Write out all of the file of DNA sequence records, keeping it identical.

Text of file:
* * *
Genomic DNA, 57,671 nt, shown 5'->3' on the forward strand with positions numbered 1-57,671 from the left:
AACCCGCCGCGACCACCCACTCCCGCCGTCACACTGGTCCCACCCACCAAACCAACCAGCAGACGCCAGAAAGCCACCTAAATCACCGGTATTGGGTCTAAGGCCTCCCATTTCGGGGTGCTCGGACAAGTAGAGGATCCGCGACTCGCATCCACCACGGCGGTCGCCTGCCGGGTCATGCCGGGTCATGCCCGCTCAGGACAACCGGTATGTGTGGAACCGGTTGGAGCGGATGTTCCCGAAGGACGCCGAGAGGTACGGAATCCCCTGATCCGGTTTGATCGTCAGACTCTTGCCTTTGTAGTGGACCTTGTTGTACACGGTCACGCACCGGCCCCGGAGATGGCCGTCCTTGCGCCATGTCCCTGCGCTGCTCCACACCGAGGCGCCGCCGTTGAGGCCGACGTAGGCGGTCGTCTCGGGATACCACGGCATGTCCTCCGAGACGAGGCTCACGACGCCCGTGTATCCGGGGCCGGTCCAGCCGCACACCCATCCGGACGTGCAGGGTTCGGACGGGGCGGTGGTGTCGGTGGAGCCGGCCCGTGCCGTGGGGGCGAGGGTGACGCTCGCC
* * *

Genomic DNA, 57,671 nt, shown 5'->3' on the forward strand with positions numbered 1-57,671 from the left:
AACCCGCCGCGACCACCCACTCCCGCCGTCACACTGGTCCCACCCACCAAACCAACCAGCAGACGCCAGAAAGCCACCTAAATCACCGGTATTGGGTCTAAGGCCTCCCATTTCGGGGTGCTCGGACAAGTAGAGGATCCGCGACTCGCATCCACCACGGCGGTCGCCTGCCGGGTCATGCCGGGTCATGCCCGCTCAGGACAACCGGTATGTGTGGAACCGGTTGGAGCGGATGTTCCCGAAGGACGCCGAGAGGTACGGAATCCCCTGATCCGGTTTGATCGTCAGACTCTTGCCTTTGTAGTGGACCTTGTTGTACACGGTCACGCACCGGCCCCGGAGATGGCCGTCCTTGCGCCATGTCCCTGCGCTGCTCCACACCGAGGCGCCGCCGTTGAGGCCGACGTAGGCGGTCGTCTCGGGATACCACGGCATGTCCTCCGAGACGAGGCTCACGACGCCCGTGTATCCGGGGCCGGTCCAGCCGCACACCCATCCGGACGTGCAGGGTTCGGACGGGGCGGTGGTGTCGGTGGAGCCGGCCCGTGCCGTGGGGGCGAGGGTGACGCTCGCC